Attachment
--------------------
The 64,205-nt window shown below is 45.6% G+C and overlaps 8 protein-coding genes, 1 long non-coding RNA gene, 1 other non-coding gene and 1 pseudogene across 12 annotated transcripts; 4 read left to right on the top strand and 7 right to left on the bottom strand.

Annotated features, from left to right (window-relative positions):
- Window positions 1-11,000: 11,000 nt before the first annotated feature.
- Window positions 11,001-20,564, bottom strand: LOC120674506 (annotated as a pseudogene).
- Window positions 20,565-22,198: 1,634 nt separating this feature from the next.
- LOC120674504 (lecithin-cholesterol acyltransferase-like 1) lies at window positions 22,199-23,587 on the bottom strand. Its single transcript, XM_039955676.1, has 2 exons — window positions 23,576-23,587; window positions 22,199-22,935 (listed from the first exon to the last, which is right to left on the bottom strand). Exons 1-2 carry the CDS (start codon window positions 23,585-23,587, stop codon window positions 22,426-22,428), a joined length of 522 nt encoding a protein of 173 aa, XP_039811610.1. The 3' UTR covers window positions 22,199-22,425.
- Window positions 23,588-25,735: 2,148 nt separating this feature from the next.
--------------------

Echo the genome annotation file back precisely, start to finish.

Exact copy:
The 64,205-nt window shown below is 45.6% G+C and overlaps 8 protein-coding genes, 1 long non-coding RNA gene, 1 other non-coding gene and 1 pseudogene across 12 annotated transcripts; 4 read left to right on the top strand and 7 right to left on the bottom strand.

Annotated features, from left to right (window-relative positions):
- Window positions 1-11,000: 11,000 nt before the first annotated feature.
- Window positions 11,001-20,564, bottom strand: LOC120674506 (annotated as a pseudogene).
- Window positions 20,565-22,198: 1,634 nt separating this feature from the next.
- LOC120674504 (lecithin-cholesterol acyltransferase-like 1) lies at window positions 22,199-23,587 on the bottom strand. Its single transcript, XM_039955676.1, has 2 exons — window positions 23,576-23,587; window positions 22,199-22,935 (listed from the first exon to the last, which is right to left on the bottom strand). Exons 1-2 carry the CDS (start codon window positions 23,585-23,587, stop codon window positions 22,426-22,428), a joined length of 522 nt encoding a protein of 173 aa, XP_039811610.1. The 3' UTR covers window positions 22,199-22,425.
- Window positions 23,588-25,735: 2,148 nt separating this feature from the next.